Friday, December 10, 2010

Not To Be Missed

Magnet # 413:  Mississippi Magnolias


Material:  Resin


Purchased By:  Me

On this day in 1817, Mississippi became the 20th state.  The first European to reach what would become Mississippi was Spanish explorer Hernando de Soto, who came looking for gold in 1540.  When he found none, he moved on, not interested in building any settlements there.  It was the French who would take true interest in the area.  Their explorer Robert Cavelier sailed down the Mississippi River from the Great Lakes region, all the way to the Gulf of Mexico, claiming the Mississippi River Valley for his nation and naming it Louisiana after Louis XIV.  And Pierre le Moyne  first developed the area in 1699, building Fort Maurepas on the coast at what would become Ocean Springs.  Within twenty years, Fort Rosalie had been constructed at the future site of Natchez and it became the center for trade in the area.  Thanks in part to its success, the British developed an interest in the area and were able to gain it with the Treaty of Paris at the end of the French and Indian War.  Of course, the newly formed United States was able to gain most of the territory at the end of the Revolutionary War.  And in 1810, when President James Madison asserted that the nearby West Florida region was part of the Louisiana Purchase and annexed it, the nation finished acquiring all of the land that would make up Mississippi.  Part of that land went to the Mississippi Territory, which had been founded in in 1798, and in less than a decade, it had achieved statehood.  Thanks to its lucrative cotton industry and slave labor, industry in the new state thrived.  In fact, Mississippi was the fifth-richest state in the nation before the Civil War.  But it struggled financially for many years after the conflict before the gambling industry and casinos help revitalize its economy.  Now, life seems to be looking a bit more positive for the state and its citizens.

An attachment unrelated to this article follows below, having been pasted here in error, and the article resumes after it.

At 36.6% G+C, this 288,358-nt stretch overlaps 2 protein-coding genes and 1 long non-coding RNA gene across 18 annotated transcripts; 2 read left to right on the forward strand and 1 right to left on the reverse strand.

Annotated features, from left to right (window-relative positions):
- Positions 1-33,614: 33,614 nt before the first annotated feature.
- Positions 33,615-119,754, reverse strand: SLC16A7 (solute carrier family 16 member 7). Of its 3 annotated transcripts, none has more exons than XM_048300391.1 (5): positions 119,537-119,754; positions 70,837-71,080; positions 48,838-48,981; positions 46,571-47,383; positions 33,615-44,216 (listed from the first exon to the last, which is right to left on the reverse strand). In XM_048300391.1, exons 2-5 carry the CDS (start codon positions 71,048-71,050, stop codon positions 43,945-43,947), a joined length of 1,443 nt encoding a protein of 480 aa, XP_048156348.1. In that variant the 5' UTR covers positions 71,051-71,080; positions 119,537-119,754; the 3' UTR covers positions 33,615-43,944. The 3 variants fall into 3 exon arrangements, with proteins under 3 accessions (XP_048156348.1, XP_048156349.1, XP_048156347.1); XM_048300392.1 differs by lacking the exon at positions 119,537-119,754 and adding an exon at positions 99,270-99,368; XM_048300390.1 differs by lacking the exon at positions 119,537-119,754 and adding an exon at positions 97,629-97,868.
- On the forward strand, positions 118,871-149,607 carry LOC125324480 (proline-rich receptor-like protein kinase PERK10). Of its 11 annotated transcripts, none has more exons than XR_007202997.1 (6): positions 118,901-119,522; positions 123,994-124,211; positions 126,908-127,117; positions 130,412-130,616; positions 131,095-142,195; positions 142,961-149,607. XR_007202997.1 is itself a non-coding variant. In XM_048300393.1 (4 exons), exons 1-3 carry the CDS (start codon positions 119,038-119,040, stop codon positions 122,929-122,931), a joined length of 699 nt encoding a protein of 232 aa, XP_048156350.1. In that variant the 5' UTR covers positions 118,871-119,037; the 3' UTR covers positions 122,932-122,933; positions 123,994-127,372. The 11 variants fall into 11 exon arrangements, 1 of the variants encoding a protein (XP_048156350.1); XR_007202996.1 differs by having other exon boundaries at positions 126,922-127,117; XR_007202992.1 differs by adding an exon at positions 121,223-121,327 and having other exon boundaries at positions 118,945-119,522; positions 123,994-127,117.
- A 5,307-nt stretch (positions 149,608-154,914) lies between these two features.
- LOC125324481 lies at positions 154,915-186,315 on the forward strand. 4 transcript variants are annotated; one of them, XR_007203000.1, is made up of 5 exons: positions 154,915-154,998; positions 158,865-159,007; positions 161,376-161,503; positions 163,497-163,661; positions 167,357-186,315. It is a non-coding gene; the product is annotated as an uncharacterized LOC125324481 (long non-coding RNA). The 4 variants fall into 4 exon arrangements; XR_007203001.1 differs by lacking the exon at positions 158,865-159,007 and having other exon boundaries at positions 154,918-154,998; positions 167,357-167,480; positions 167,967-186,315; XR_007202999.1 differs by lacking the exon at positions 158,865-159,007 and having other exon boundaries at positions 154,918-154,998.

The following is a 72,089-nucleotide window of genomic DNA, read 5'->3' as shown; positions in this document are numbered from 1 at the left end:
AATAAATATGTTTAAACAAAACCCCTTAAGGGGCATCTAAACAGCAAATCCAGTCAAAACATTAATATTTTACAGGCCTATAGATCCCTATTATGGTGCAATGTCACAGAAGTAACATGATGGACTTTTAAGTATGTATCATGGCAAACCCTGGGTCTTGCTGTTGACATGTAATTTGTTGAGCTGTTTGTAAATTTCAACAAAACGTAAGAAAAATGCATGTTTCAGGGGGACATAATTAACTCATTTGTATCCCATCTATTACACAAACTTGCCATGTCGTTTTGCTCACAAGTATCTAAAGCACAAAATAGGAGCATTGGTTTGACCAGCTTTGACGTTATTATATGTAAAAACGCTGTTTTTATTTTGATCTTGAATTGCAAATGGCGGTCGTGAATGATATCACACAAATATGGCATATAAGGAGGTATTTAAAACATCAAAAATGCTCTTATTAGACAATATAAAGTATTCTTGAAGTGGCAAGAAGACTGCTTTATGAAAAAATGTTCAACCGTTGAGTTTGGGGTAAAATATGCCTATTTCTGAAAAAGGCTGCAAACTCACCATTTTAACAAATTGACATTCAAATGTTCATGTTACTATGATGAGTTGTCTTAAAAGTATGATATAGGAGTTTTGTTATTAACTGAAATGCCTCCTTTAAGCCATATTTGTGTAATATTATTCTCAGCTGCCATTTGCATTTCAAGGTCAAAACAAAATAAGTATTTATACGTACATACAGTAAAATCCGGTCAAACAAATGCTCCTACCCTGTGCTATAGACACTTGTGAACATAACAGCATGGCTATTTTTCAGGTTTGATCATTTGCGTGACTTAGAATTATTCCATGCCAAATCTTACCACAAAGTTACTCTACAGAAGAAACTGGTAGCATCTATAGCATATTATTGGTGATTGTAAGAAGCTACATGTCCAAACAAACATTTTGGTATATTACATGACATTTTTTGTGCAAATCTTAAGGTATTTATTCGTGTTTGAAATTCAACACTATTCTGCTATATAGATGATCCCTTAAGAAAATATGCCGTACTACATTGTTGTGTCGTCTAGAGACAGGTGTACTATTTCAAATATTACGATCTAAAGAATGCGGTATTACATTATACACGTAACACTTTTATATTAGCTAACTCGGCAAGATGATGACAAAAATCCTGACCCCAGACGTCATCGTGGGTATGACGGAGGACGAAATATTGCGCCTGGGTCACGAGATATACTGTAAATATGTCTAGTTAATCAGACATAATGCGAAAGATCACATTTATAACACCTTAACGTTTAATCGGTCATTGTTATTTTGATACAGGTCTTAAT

Considering that it's located right next to my homestate of Alabama, I have spent a fair amount of time in the Magnolia State over the years.  But I have to admit, most of it's been passing through the state on the way to see family in Texas.  We didn't spend a whole lot of time vacationing in Mississippi when I was growing up, with the exception of when we met up with my Mom's side of the family there.  Natchez is about halfway between Montgomery and Dallas, so it was nice to have it as a gathering point.  We toured some of the lovely Antebellum homes for which it's known and stayed at a hotel overlooking the Natchez Bluff Park.  My Dad also spent some time in the state capitol, Jackson, when he was growing up and sometimes we stopped there on the way to Texas to eat at a favorite restaurant of his, the Old Tyme Deli, but it's no longer in business.  Once, we even drove by the home he once lived in there.  We've also frequented fast food restaurants in Meridian just across the Alabama border as a rest stop during our travels.  And when we were heading up to Memphis over the years, we'd pass through the northern part of the state, past places like Tupelo, where Elvis was born.  Still, I've been lacking on Mississippi magnets over the years, which was particularly odd given it's pretty close to home.  Luckily, I was able to obtain some earlier this year, when I made a brief stop at Biloxi on my way back from New Orleans and Baton Rogue.  I saw Jefferson Davis' final home there, Beauvior, and hit a few souvenir shops before continuing on my way.  And I was really pleased to find this magnet.  Not only does it have the magnolia blooms for which the state is famous, it also has the intertwined S's I've seen almost all of my life on Mississippi road maps, signs, license plates, and all other sorts of publications.  It certainly brings me back, and it's about time I post a Mississippi magnet here.  And I'm definitely not done traveling to the Magnolia State.  I have yet to tour the state capital in Jackson, and I'd like to visit Natchez again as an adult.  Really, there's plenty to be seen in this state and it's a shame I haven't spent more time there, but that should be pretty easy to fix.

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